Friday, December 28, 2012

Solved: "Prefix '..' does not map to a namespace" when binding to a custom dependency property

I quickly want to share some information about a strange error I got when binding to one of my dependency properties and how to solve it.

The error is a TypeNameParserException with the following additional information: Prefix 'dp' does not map to a namespace.


I got this when binding to one of my dependency properties with namespace, like this:

<ContextMenu x:Key="contextMenu" Tag="{Binding PlacementTarget.(dp:MyClass.MyDependencyProperty), RelativeSource={RelativeSource Self}, Mode=OneWay}">

As you can see the element is a context menu (which is defined in a Resources section, don't know if this matters). And I am binding to the dependency property dp:MyClass.MyDependencyProperty of the context menu's PlacementTarget (PlacementTarget is the element the context menu is invoked for).

This binding caused the problem because as soon as I opened the context menu I got the TypeNameParserException. When I removed this binding the error went away.

So this lead to the error:
Binding PlacementTarget.(dp:MyClass.MyDependencyProperty)

(Note: there were no compiler warnings, no squiggly lines, everything seemed valid.)
After some fiddling and googling I found the solution.

This solved the error:
Binding Path=PlacementTarget.(dp:MyClass.MyDependencyProperty)

It's simple: you explicitly have to specify the Path part! See the difference? Let's highlight it a bit more:

Binding Path=PlacementTarget.(dp:MyClass.MyDependencyProperty)

Maybe this helps you when you get strange namespace-related errors.

Sunday, December 16, 2012

A Better ULS Log File Viewer

While analyzing SharePoint ULS logs I felt the need for a better ULS log viewer. With more capabilities than the existing ones 1, 2. I don't like them. They are either old, look ugly or don't provide the capabilities I need.

Time to create a better one. Time for Heu's ULS Viewer.

I will provide more information soon.
Update - Download Heu's ULS Viewer here.
Until then here are some teaser screenshots:

Main View
Main view of Heu's ULS Viewer

  1.  Support for multiple log files
    • file contents will be concatenated
    • Drag & Drop support
    • fast log file parsing
  2. Extended filtering capabilities
    • decide in which of the columns you want to filter
    • two different filter types; you can choose to include items matching your search term, or to exlude items matching it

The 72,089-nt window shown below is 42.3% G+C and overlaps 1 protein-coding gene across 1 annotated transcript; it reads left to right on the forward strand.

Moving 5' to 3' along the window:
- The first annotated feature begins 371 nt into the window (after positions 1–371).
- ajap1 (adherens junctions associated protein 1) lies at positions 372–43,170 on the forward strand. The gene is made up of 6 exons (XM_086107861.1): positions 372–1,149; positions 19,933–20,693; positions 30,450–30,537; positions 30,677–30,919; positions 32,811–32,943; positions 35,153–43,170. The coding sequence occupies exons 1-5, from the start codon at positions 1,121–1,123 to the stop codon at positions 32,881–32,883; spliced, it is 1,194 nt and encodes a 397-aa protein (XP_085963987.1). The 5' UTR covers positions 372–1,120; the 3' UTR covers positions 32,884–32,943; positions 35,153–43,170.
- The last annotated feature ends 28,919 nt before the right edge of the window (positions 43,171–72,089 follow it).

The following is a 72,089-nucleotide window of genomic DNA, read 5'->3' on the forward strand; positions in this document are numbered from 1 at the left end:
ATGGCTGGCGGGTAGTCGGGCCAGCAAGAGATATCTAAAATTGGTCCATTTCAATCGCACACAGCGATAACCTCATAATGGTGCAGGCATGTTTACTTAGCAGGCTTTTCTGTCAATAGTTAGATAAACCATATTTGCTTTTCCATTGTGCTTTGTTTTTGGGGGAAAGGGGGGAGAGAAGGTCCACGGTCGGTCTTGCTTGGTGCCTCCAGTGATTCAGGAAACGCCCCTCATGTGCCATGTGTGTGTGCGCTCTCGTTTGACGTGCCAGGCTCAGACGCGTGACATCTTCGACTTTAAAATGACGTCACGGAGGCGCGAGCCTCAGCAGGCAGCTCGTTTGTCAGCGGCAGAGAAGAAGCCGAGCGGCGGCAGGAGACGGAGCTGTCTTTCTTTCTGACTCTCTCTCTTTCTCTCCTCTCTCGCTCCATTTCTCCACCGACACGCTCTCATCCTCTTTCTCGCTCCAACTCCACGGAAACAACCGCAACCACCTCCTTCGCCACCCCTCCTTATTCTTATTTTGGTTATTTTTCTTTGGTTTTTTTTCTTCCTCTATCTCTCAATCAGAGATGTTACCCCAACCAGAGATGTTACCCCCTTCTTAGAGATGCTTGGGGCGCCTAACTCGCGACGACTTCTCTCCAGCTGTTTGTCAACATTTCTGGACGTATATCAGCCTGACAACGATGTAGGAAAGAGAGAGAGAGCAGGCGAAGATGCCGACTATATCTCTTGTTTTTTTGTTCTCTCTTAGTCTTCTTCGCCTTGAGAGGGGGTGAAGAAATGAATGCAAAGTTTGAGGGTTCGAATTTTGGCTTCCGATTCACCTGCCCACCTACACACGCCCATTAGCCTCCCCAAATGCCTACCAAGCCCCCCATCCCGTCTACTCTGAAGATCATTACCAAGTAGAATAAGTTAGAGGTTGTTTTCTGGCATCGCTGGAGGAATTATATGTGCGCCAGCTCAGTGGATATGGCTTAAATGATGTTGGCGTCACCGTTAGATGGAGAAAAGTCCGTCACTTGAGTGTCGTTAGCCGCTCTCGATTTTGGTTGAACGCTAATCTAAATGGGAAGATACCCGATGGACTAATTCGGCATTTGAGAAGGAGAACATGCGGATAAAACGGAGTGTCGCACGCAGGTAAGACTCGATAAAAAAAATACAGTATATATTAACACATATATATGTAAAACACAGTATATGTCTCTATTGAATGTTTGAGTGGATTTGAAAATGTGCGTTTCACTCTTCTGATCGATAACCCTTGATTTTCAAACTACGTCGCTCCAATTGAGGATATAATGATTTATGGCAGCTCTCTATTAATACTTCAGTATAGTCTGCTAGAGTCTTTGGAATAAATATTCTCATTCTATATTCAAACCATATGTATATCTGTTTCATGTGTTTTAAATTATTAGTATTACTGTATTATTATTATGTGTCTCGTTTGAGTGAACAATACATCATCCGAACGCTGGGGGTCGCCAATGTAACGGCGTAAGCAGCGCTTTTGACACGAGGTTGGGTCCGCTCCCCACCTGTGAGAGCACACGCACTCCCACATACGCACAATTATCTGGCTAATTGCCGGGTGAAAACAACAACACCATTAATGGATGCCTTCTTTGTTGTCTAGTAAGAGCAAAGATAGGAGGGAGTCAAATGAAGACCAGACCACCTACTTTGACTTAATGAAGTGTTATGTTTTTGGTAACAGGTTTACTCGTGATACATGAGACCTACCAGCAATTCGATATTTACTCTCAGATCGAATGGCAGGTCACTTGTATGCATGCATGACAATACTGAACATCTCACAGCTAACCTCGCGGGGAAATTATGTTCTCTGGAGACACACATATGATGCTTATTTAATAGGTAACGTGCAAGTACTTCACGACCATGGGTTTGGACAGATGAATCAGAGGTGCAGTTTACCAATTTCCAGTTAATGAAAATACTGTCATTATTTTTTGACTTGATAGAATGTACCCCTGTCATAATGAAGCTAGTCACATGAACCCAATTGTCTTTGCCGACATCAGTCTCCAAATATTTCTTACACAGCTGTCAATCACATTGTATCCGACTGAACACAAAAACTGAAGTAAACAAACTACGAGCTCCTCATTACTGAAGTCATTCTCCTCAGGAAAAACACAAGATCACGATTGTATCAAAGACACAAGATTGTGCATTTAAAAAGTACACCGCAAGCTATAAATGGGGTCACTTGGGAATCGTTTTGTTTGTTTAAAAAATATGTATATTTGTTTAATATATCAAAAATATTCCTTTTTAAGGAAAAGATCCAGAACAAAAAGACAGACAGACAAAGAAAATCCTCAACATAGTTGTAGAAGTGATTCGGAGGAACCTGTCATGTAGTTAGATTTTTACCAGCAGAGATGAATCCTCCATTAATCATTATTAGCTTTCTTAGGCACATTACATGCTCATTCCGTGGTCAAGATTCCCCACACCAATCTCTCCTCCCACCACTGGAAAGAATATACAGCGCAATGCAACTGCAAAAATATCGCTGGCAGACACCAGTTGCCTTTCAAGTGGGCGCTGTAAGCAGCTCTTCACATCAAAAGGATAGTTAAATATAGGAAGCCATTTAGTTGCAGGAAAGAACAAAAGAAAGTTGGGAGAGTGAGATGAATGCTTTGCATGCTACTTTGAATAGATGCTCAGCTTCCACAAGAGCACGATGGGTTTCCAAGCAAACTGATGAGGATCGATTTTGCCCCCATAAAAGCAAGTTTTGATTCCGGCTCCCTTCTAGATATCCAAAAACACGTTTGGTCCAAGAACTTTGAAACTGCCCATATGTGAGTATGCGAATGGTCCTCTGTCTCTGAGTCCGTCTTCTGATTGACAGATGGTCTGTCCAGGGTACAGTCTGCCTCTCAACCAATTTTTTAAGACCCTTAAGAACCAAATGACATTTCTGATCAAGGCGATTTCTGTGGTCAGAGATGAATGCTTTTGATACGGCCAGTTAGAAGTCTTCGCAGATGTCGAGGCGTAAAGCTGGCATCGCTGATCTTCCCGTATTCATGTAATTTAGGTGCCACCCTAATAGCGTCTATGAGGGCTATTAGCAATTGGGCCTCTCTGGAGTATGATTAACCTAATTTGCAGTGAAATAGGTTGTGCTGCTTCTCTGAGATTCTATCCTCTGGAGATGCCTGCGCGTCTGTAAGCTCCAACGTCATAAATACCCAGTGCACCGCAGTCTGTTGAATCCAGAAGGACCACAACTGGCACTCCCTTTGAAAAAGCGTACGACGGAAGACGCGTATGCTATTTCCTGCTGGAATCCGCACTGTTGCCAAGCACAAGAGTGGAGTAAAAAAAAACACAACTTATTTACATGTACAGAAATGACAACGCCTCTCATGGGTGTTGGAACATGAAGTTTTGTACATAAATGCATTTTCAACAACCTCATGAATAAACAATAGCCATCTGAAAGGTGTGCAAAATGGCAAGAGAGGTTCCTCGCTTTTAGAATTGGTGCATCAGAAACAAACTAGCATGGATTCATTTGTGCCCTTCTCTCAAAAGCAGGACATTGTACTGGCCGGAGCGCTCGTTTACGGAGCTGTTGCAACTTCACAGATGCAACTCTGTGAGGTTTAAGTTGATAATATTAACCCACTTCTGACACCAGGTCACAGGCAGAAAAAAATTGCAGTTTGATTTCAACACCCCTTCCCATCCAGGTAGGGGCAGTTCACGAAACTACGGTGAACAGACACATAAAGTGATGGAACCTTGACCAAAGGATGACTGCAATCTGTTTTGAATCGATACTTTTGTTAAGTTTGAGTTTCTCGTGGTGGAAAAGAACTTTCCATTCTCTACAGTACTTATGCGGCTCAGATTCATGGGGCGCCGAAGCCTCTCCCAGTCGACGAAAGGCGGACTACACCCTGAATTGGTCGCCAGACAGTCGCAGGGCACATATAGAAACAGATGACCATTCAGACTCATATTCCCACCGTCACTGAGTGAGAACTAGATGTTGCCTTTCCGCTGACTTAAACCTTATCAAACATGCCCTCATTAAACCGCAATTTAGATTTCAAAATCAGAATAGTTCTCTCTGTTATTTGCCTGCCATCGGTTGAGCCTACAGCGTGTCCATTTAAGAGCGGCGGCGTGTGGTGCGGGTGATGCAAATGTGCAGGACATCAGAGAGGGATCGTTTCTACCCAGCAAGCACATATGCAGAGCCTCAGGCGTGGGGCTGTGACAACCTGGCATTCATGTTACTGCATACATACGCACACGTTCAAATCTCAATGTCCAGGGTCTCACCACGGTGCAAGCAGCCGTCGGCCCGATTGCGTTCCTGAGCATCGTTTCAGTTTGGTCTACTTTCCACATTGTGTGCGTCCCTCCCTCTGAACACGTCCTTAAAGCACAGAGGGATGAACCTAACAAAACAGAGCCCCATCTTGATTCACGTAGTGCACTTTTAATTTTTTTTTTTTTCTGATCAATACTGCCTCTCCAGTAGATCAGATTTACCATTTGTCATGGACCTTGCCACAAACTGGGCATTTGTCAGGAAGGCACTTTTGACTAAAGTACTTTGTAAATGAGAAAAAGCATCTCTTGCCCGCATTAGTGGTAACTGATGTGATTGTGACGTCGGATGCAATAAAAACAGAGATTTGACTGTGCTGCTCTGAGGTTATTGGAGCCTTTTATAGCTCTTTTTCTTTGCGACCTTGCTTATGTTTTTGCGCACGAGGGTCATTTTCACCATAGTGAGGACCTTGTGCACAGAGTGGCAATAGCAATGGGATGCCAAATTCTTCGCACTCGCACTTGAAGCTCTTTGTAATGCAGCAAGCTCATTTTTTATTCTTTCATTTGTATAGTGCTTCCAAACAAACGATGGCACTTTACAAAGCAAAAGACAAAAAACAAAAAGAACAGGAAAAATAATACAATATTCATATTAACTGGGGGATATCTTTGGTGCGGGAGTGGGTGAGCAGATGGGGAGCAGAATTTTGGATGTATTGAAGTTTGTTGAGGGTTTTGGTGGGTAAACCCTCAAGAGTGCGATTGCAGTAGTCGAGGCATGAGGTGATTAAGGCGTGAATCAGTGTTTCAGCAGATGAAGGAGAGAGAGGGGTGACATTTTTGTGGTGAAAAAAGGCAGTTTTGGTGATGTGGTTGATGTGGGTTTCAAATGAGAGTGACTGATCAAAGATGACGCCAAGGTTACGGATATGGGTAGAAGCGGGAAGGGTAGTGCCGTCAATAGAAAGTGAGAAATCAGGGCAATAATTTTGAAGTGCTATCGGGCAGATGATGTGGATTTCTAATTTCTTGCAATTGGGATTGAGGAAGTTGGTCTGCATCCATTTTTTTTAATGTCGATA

3. Grid view of all log entries
    • sort by clicking column header
    • fast sorting even for large data sets
    • select multiple rows and copy them to clipboard by pressing Ctrl+C (good for quickly pasting them to a mail or support ticket)
  4. Detailed display of selected log entry
    • multi-line log entries are merged to one
    • proper formatting of stack traces

Visualization of message count over time

Visualizing SharePoint ULS log messages provides a general survey you don't easily get when looking at the raw log data. For now there are two series: one for the overall log message count (in blue) and one for the log messages with level "Unexpected" (in red).

The diagrams respect your current filters.

That's all for today. I hope you are as excited as I am. Stay tuned for more!

Saturday, December 15, 2012

Getting Shell Integration for TFS when using TFS Cloud Services and Visual Studio Express 2012

I recently started using Team Foundation Service 2012 in the cloud together with Visual Studio Express 2012 for Windows Desktop. The cloud service allows me to easily put my sources under version control and schedule automatic builds without having to set up any servers.

From TortoiseSVN I am used to access source control features from the context menu of files and folders. For instance I want to be able to add files to source control directly from the right-click menu.

This is possible. The short-named Microsoft Visual Studio Team Foundation Server 2012 Update 1 Power Tools contains a shell extension which does exactly that. Cool!

But my first attempt to install the Power Tools failed. It thought having Visual Studio Express installed would be enough. But apparently you first have to install Team Explorer for Microsoft Visual Studio 2012.

Having done this the Power Tools installation succeeds and you get the full context menu goodness:

TFS shell integration